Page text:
Who Knew?  Ricky Gervais and I on the Same Page!

“The creative adult is the child who has survived…” – Ursula K. Le Guin (borrowed from my Marshall Memorial Middle School Language Arts student circa 1968, Robin Zeigler Walker)

“Hey, now you’re acting like…Jesus!”  A younger than young feminine voice registered in the highest decibels from the backyard trampoline immediately on the other side of our fence.  The “Jesus” impersonator — also a very young girl person — shouted back in a snarly fashion, “Yeah, so what of it?”  Such a remarkable exchange ensued among a gaggle of playmates engaged in bandying about unwelcome advice and upon which one can only superimpose those long-forgotten miraculous forms of childhood communication and then guess what the motivation might have been?  C’mon, we can all relate — we grown-ups once understood raw honesty, cutting to the chase, telling it like it is and then continuing to play well with others, especially during unsupervised, unregimented frolicking where our own satisfactory rules eventually manifested themselves and life progressed on its significantly merry way…

My little nephew, not unlike Beaver Cleaver, and I, his ever so slightly older “aunt”, eternally scrambled to grab the comic pages of the Sunday paper from one another.  As I, the victor, relaxed upon my tummy with the newspaper beneath my inky elbows, breathless Jimmy landed upon my backside declaring, “I got here first!”  The cutest little boy, he deserved honors as one of the most quotable children in the history of the universe.  Our resident Columbia City physician Dr. Otto Lehmberg, who excelled in those enviable “bedside manners” of yesteryear during events we once referred to as “house calls”, resembled a water-colored illustration of a physician in storybooks –white mane of hair, profile of an American eagle, and requisite spectacles.  Jimmy’s eyes enlarged to the size of saucers merely at the mention of the doc’s name — whom he called “Dr. Hankaburger”– or whenever in the presence of any slightly older male whosoever wore glasses and might possibly inoculate him.  My favorite memorable statement from my rosy-cheeked nephew, however, besides being called a “bastard” at which time my mom sat us down on the steps and explained the complicated yet titillating definition of that ugly word to us, would be his calm assurance that movie Indians were not at all frightening because,  “They are just cowboys…with feathers!”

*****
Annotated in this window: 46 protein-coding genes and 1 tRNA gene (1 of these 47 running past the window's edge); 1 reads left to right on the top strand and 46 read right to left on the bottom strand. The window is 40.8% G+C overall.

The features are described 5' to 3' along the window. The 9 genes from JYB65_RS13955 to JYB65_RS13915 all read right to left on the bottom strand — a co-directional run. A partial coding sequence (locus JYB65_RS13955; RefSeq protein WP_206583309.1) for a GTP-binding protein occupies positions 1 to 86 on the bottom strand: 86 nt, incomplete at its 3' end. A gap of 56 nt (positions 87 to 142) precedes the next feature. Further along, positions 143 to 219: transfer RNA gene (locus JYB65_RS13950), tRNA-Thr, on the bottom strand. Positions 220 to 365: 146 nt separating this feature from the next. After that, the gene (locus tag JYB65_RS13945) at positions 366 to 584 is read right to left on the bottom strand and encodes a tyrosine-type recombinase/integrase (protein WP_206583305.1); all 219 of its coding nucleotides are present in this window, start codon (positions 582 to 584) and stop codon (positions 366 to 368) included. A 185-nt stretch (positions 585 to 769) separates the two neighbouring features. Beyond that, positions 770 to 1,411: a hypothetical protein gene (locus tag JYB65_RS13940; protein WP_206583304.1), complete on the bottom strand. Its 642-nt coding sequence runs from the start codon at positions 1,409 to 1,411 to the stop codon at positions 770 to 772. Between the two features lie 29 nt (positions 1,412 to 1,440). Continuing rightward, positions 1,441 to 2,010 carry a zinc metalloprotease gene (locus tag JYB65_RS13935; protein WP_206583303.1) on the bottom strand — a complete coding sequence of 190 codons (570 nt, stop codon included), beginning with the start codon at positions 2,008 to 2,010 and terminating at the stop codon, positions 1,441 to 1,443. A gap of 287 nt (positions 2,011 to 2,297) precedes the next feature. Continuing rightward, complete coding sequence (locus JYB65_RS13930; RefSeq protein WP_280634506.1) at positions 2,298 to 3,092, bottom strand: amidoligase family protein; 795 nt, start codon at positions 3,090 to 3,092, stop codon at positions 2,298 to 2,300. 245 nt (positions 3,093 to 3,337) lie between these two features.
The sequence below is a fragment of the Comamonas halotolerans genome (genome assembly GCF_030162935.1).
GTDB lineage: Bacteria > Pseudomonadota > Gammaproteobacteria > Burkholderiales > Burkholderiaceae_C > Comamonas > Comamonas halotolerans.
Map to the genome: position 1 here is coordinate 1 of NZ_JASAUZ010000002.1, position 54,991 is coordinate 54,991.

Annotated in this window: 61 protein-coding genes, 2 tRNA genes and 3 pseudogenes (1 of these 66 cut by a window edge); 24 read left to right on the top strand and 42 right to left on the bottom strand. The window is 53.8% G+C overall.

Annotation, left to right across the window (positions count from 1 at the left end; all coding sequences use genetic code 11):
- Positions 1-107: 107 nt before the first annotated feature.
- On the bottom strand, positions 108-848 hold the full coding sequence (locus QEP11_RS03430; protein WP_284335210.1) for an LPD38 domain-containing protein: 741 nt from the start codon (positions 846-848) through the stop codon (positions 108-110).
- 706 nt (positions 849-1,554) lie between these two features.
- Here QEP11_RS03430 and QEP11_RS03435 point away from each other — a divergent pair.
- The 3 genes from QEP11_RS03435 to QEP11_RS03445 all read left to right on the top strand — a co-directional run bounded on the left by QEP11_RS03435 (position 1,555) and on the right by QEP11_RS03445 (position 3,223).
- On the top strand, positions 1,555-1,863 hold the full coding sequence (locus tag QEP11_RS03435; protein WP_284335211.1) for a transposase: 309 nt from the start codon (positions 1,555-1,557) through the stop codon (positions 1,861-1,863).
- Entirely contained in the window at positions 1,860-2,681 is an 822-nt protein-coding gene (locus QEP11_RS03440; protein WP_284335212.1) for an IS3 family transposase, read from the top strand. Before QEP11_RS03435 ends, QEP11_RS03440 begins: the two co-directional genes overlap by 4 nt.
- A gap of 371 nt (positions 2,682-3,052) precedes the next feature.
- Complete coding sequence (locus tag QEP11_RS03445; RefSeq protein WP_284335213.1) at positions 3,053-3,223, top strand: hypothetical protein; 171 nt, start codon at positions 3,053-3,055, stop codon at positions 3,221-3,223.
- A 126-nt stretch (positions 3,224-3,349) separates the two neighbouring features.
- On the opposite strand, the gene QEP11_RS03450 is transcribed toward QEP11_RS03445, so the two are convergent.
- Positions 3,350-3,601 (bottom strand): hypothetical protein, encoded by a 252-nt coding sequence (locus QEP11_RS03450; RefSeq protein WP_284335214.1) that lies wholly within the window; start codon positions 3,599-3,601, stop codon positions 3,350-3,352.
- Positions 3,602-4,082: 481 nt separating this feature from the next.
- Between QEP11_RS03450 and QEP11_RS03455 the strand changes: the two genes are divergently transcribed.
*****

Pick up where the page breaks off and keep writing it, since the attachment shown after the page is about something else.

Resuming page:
Jimmy who insisted upon assuming the more masculine name “Jim” at age eight, which provoked my prankster dad to agree to dub him “Stinky” instead, shared his talent to “say the darndest things” (which should have earned him a spot on the Art Linkletter “House Party” Show) with his baby sister Cheryl Ann who once grabbed her mom’s padded brassiere off the outdoor clothesline and skipped into the house while exclaiming proudly, “Mommy, Mommy, your lungs is dry!”  Our own kid, Roy, kept us in stitches with his early love of, respect for and attempts to master the English language, confidently expressing his reverence for those glittery “silos” hovering atop the heads of angels.  Years ago, a little neighbor girl received my award for most hilarious repeatable innocent response ever, delivered to some elderly ladies, watching a parade, who remarked that the next time they met up with her she would probably have grown to be “this tall”– as they swished their hands approximately five feet into the air.  Cute Monica smiled sweetly and in a similarly lady-like spirit countered with, “And the next time I see all of you, you’ll probably be dead.”

My mom adored a story of the Langohr children enduring that “spelling in front of the kids” jazz — which adults perform to protect their own highly guarded secrets — on a casual automobile trip in the 1950s.  As the family tooled along the roadways, one of the kids, peering out the rear window, noticed a problem with their moving vehicle –a suddenly opened, flapping trunk — and warned, “Uh, pardon me, but…A, B, C, your back-end’s up!”   And somebody young and confused somewhere sometime asked parents for an explanation of the Biblical phrase, “From dust thou art and to dust thou shalt returneth.”  Upon simplifying the concept of birth and death by downplaying the antiquated florid language , the puzzled parents concluded with,